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Eid Milad-un-Nabi-Mawlid 2021: Importance And History

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Eid Milad-un-Nabi-Mawlid 2021 And 12 Rabi ul-Awwal: Importance And History

The last prophet of Islam, Prophet Mummmad (peace and blessings be upon him) was born in the third month of the Islamic year, which is Rabi ul-Awwal. Milad-un-Nabi is the birthday of the Prophet and is observed in a similar way by Muslims around the world. Here are the details about the importance and history of this day.

What is Milad-un-Nabi?

Also known as Mawlid, Mawlid un Nabi Sharif, and Eid Milad, Milad-un-Nabi is the auspicious occasion of Prophet Muhammad Saheb’s birthday. The literal meaning of the word Mawlid is to give birth, which comes from the Arabic language. The contemporary usage however refers to the birth of the Prophet specifically.

What is 12 Rabi ul-Awwal?

Mawlid is observed on 12 Rabi ul-Awwal every year. Since Islamic calendar is a lunar calendar, the date as per the English calendar varies year to year. The date for Milad-un-Nabi 2021 is October 19th. It starts on the evening of 18th October and ends on the evening of the next day, which is the 19th.

Eid Milad-un-Nabi History & Significance

The history of Eid Milad revolves around the time when Prophet Muhammad (peace and blessings be upon him) was born in Makkah in 570 CE. However, the popularity of Eid-e-Milad began during the 8th century after the Prophet’s house was converted to a prayer hall. This was done by the then Caliph, Harun-al-Rashid’s mother, Al-Khizuran.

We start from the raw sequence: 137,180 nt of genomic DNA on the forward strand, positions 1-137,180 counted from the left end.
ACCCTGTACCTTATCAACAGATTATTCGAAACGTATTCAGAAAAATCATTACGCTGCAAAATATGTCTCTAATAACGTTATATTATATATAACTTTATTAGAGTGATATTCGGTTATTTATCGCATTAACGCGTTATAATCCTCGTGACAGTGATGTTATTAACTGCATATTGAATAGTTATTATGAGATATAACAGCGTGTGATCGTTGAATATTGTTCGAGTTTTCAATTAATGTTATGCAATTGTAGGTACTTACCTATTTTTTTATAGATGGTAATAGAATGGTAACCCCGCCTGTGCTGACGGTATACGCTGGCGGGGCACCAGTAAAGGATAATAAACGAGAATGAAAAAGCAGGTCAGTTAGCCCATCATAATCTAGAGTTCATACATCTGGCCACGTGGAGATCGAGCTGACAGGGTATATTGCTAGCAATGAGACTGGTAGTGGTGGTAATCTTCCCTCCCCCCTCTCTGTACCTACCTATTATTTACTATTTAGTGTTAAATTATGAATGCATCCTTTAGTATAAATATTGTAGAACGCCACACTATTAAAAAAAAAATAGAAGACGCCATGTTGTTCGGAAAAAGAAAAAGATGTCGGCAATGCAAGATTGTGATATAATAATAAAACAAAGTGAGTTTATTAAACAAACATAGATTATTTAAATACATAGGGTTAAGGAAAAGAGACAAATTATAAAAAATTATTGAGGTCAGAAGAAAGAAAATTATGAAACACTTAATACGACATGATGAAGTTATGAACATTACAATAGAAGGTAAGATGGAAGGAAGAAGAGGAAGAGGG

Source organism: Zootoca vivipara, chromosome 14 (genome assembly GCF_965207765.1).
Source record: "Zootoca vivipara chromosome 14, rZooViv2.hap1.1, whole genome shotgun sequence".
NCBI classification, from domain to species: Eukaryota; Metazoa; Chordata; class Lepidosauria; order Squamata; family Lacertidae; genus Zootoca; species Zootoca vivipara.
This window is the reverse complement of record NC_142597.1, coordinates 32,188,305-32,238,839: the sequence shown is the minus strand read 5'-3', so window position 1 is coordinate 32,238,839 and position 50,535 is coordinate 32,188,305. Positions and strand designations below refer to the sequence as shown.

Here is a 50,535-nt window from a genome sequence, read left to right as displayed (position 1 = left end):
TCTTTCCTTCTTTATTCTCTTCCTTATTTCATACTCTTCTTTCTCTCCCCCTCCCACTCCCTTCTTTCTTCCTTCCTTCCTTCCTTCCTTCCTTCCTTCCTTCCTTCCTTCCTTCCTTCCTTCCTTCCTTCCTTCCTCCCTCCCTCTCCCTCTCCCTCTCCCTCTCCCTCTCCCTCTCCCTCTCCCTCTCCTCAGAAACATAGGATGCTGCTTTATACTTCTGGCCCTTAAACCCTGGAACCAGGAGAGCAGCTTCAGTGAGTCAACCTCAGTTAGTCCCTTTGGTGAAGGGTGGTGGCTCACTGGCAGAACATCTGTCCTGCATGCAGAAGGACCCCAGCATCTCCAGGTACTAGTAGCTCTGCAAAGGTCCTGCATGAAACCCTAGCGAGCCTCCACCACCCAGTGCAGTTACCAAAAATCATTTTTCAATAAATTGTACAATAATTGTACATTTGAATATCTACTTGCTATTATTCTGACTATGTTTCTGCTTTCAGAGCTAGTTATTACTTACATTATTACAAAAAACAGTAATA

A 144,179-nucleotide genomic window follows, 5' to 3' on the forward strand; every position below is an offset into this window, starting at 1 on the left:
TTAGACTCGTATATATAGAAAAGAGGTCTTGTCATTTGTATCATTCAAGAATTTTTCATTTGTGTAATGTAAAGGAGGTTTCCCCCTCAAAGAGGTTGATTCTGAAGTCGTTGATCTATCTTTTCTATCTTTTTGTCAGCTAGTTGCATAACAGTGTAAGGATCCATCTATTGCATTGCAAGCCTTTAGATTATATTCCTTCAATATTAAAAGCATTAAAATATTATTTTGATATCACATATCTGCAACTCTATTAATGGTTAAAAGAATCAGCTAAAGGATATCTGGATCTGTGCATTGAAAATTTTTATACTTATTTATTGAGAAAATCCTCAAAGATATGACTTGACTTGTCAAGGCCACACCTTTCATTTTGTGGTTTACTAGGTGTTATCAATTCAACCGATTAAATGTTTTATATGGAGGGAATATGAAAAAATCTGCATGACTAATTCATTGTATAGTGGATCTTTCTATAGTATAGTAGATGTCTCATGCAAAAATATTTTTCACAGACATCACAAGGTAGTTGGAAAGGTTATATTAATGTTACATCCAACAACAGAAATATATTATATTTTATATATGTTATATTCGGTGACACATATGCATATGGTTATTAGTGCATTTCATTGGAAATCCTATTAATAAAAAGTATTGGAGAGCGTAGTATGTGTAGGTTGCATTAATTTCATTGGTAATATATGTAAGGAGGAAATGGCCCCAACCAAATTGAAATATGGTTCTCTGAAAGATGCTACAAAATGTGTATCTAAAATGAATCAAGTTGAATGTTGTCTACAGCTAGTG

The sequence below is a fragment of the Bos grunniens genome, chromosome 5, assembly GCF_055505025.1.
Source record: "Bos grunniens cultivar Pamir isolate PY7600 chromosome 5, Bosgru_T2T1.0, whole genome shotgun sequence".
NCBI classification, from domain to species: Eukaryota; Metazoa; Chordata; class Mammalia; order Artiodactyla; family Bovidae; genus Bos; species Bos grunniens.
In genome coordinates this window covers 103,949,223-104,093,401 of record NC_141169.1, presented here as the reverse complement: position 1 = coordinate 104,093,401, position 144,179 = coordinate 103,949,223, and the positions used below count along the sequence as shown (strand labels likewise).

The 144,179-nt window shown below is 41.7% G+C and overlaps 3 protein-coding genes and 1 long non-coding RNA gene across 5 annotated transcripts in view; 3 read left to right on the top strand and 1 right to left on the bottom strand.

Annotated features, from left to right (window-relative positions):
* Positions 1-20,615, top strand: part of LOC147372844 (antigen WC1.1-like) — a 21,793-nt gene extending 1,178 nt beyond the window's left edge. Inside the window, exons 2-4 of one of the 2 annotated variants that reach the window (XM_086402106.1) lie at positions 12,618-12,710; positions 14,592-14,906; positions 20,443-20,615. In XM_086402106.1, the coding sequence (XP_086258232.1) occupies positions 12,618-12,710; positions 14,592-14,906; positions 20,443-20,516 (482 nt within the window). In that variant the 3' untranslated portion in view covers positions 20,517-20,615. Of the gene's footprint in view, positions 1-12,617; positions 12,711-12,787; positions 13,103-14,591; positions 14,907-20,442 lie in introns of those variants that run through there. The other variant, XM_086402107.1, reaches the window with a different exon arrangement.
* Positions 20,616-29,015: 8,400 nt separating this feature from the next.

Also, at that time, the day was observed very differently from the way it is observed today. Going back to the 11th century, Mawlid was only celebrated in Egypt by the leading clan. Later in the day, people used to recite and offer prayers and then people from the ruling clan gave speeches and verses from the Holy Quran. It was only in the 12th century, that other Muslim countries such as Syria, Turkey, Morocco, and Spain started to celebrate this day.

Prophet Muhammad (peace and blessings be upon him) is the last messenger of Allah Almighty, and a man of wise words, honesty, and mercy on all human beings. The entire humanity has been blessed by the birth of Prophet Muhammad and therefore any day related to his life is of great significance for Muslims irrespective of geographical boundaries. On this day, the believers greet his birthday to show their love and devotion to the Prophet (PBUH). This festival is all about remembering and regarding the teachings of the Holy Prophet.

What do Muslims do on Mawlid?

Mawlid is observed by remembering Prophet Muhammad’s teachings. Muslims offer prayers and narrate verses from the Holy Quran. They also wear new clothes, cook and eat special food with their loved ones, and exchange gifts. Important places such as the streets, mosques, shrines, and residential areas are decorated with colorful lights. People sing poetry in praise of the Prophet as it is also believed that listening to these prayers gets mercy and heavenly rewards from the Almighty Allah.